Microsoft has just announced that its Visual Studio 2022 preview is up for developer testing ahead of its planned summer release this year.
In a lengthy and feature teasing posted to the Visual Studio blog, developers can read about the new 64-bit nature of VS 2022, updated icons, new personalization options, improvements to .NET cross-platform development UIs, real-time collaboration support, and improved code search, just to list a few.
The next major release of Visual Studio will be faster, more approachable, and more lightweight, designed for both learners and those building industrial-scale solutions. For the first time ever, Visual Studio will be 64-bit. The user experience will feel cleaner, intelligent, and action-oriented.
Today’s release boasts a ton of features developers have been belaboring about for some time.
— Scott Hanselman ???? (@shanselman) April 19, 2021
Regarding some of the specifics, developers can start playing with the scalable memory main devenv.exe process with the new 64-bit support.
There are also some cosmetic changes coming to VS 2022 that should help modernize the overall UI and reduce some redundant visuals as well as making things more accessible for more developers.
- Updated icons for better clarity, legibility, and contrast.
- Cascadia Code, a new fixed-width font for better readability and ligature support. (If you like, you can try Cascadia Code today! https://aka.ms/CascadiaCode)
- Refreshed and improved product themes.
- Integration with Accessibility Insights to detect accessibility issues early on—before they get to your end-users.
To speed up the development process, VS 2022 is also bringing support for .NET6, .NET MAUI, and ASP.NET Blazor, C++20 tooling as well as some pre-built GitHub workflows.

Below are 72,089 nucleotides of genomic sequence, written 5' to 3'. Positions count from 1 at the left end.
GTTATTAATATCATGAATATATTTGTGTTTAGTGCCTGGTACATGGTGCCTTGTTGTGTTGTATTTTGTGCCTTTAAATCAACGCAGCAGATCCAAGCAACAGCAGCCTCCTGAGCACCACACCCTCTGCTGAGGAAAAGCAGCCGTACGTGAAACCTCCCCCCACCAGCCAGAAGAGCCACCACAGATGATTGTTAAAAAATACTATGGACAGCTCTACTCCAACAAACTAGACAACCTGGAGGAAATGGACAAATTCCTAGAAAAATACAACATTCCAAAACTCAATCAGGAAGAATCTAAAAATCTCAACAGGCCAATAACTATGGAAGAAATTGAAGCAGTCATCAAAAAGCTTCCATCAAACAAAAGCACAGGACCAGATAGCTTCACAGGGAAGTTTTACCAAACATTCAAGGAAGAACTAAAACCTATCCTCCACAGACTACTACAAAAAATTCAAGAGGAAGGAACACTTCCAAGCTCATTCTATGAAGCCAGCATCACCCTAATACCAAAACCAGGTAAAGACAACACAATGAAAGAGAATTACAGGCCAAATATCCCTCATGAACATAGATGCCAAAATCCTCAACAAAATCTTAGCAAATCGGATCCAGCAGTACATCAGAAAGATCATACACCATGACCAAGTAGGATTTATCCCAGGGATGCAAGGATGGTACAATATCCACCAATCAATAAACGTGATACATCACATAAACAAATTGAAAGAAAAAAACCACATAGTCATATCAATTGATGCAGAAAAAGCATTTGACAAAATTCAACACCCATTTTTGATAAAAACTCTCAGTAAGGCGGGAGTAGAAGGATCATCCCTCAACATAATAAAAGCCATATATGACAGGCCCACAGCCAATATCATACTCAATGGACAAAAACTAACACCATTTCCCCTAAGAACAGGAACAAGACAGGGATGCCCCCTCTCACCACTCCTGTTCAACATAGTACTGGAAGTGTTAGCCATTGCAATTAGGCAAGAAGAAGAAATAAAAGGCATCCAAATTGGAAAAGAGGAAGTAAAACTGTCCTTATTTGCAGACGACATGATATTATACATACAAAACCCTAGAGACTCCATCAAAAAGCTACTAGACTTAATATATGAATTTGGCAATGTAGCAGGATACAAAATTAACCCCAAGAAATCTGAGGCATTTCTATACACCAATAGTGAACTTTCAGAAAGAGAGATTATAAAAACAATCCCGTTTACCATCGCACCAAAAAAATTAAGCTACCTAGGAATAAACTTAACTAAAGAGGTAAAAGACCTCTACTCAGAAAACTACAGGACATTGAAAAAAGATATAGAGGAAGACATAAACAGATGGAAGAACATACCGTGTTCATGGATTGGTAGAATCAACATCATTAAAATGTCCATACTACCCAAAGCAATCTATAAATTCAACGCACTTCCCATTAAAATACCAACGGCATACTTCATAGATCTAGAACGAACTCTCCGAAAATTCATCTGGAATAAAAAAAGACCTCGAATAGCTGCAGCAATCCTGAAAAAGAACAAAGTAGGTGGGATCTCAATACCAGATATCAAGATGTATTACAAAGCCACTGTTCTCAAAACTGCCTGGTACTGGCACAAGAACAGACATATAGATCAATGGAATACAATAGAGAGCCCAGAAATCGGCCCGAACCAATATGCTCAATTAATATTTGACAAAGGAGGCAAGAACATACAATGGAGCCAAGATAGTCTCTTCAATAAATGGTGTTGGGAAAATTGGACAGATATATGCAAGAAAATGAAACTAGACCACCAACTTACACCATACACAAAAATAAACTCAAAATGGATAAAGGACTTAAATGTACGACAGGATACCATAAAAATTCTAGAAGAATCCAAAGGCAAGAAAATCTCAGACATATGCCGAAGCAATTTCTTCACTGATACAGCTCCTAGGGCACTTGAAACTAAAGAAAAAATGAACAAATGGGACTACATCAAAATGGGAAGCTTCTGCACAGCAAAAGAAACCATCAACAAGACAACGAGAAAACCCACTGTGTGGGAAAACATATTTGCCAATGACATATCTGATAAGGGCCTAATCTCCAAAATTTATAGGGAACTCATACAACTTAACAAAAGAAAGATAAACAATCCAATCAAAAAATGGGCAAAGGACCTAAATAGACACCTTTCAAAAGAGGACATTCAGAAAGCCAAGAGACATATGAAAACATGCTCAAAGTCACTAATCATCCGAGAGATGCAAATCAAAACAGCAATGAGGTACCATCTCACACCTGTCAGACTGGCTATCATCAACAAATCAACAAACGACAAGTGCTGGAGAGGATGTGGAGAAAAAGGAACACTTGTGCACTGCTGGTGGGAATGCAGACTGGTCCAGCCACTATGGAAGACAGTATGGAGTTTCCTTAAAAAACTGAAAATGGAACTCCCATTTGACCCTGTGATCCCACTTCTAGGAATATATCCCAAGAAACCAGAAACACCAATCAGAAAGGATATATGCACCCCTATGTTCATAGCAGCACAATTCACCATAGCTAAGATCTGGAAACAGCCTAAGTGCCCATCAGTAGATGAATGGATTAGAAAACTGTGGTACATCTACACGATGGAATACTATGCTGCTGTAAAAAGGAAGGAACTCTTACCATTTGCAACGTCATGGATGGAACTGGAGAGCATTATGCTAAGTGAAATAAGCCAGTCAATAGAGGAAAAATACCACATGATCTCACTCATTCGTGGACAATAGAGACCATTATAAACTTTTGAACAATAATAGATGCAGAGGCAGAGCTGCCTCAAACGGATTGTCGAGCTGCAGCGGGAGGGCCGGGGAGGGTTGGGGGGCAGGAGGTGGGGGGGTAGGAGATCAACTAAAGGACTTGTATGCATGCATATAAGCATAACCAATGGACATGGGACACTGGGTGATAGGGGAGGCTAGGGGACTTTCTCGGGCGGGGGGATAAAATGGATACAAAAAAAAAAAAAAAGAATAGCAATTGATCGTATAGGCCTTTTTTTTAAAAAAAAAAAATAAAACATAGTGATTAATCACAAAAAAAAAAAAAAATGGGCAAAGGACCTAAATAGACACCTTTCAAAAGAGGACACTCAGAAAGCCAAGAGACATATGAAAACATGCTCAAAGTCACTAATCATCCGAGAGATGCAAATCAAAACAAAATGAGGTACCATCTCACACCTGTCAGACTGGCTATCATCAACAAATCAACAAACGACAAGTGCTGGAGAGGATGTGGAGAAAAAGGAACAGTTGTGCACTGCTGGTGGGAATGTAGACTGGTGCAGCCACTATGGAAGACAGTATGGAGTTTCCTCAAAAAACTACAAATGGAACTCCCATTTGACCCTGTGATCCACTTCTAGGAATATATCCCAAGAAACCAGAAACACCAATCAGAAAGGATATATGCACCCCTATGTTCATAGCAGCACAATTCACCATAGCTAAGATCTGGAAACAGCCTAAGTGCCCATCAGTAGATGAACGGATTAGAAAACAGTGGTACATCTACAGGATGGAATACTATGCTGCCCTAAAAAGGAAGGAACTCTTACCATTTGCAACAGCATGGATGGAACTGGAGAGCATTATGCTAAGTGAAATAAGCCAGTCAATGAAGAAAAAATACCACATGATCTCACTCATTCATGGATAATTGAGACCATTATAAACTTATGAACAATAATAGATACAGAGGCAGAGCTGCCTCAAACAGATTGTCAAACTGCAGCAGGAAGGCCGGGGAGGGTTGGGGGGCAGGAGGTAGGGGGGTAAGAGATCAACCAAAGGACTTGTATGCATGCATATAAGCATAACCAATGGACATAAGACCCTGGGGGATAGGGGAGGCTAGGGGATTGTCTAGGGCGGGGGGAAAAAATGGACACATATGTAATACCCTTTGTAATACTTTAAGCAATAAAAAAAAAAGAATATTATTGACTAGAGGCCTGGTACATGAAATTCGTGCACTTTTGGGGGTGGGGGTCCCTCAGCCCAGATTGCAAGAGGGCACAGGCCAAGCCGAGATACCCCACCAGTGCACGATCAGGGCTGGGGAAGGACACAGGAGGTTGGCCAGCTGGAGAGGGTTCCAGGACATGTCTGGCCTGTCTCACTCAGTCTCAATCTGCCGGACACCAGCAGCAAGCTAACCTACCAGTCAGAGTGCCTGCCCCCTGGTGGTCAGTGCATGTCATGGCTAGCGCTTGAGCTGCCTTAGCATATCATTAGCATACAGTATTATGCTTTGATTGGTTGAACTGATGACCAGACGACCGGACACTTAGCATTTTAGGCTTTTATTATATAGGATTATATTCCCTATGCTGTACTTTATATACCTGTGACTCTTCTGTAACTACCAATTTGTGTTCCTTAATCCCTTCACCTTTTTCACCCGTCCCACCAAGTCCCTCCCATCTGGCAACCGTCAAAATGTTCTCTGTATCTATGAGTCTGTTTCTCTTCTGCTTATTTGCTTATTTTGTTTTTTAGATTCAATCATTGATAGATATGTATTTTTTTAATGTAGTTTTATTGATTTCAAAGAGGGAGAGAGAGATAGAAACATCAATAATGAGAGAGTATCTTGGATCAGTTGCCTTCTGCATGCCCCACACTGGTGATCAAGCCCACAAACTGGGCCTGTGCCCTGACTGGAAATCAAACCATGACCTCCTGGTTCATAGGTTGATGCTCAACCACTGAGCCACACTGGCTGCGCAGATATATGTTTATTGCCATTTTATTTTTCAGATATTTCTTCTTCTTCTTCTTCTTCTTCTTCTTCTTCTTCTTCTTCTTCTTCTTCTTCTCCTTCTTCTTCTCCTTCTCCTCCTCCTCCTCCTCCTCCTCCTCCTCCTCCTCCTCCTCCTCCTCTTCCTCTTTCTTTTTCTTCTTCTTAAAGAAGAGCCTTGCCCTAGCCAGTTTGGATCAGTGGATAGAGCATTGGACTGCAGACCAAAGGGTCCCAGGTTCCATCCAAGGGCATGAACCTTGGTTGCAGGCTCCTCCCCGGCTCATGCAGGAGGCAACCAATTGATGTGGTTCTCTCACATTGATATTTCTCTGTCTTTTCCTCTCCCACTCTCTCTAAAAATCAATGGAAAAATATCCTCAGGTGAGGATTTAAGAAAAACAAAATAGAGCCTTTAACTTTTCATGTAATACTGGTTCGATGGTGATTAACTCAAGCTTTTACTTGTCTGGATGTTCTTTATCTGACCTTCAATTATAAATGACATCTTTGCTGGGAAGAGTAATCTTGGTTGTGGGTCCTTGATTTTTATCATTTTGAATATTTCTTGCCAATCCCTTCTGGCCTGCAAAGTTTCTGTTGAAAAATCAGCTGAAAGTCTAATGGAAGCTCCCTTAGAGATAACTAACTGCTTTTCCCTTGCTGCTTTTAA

Debugging is also getting some attention with improvements to core debugger with flame charts in the profiler allowing developers to search through code from various places.
Perhaps, the most interesting tools coming with VS 2022 are Live Share and real-time collaboration. Developers can now basically schedule development times to work with others on code and mark them as a reoccurring event with noted instruction sets. However, for the lone coder there are asynchronous collaborative tools baked in as well as improvements to the AI IntelliCode engine to catch potential code issues in real-time so you developers can hand over their portion of code quickly.
Mac developers also get a nod in VS 2022 with a more modern-looking IDE visual update to the platform that Microsoft also claims does a better job of taking advantage of “built-in macOS accessibility features.” Unfortunately, it appears the macOS redesign will be a piecemeal affair as Microsoft plans to roll out visual upgrades gradually for now.
Visit the Visual Studio blog, to read up on the new features coming to the public preview today.